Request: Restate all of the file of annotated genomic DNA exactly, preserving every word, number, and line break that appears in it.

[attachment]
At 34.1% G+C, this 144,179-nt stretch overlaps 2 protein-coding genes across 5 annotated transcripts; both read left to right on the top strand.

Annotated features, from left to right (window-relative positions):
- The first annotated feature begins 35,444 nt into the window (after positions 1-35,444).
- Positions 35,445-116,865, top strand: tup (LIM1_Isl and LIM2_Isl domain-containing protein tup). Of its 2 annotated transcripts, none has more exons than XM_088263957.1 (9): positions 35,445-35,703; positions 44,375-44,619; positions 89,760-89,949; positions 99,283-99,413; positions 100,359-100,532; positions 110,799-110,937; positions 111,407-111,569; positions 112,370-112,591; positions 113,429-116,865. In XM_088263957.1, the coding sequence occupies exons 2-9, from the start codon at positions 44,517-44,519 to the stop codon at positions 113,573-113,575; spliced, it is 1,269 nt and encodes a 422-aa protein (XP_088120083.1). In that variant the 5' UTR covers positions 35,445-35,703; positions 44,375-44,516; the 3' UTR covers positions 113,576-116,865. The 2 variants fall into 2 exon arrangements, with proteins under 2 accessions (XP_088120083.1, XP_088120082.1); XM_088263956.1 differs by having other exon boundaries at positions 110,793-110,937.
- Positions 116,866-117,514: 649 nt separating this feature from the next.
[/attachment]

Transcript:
At 34.1% G+C, this 144,179-nt stretch overlaps 2 protein-coding genes across 5 annotated transcripts; both read left to right on the top strand.

Annotated features, from left to right (window-relative positions):
- The first annotated feature begins 35,444 nt into the window (after positions 1-35,444).
- Positions 35,445-116,865, top strand: tup (LIM1_Isl and LIM2_Isl domain-containing protein tup). Of its 2 annotated transcripts, none has more exons than XM_088263957.1 (9): positions 35,445-35,703; positions 44,375-44,619; positions 89,760-89,949; positions 99,283-99,413; positions 100,359-100,532; positions 110,799-110,937; positions 111,407-111,569; positions 112,370-112,591; positions 113,429-116,865. In XM_088263957.1, the coding sequence occupies exons 2-9, from the start codon at positions 44,517-44,519 to the stop codon at positions 113,573-113,575; spliced, it is 1,269 nt and encodes a 422-aa protein (XP_088120083.1). In that variant the 5' UTR covers positions 35,445-35,703; positions 44,375-44,516; the 3' UTR covers positions 113,576-116,865. The 2 variants fall into 2 exon arrangements, with proteins under 2 accessions (XP_088120083.1, XP_088120082.1); XM_088263956.1 differs by having other exon boundaries at positions 110,793-110,937.
- Positions 116,866-117,514: 649 nt separating this feature from the next.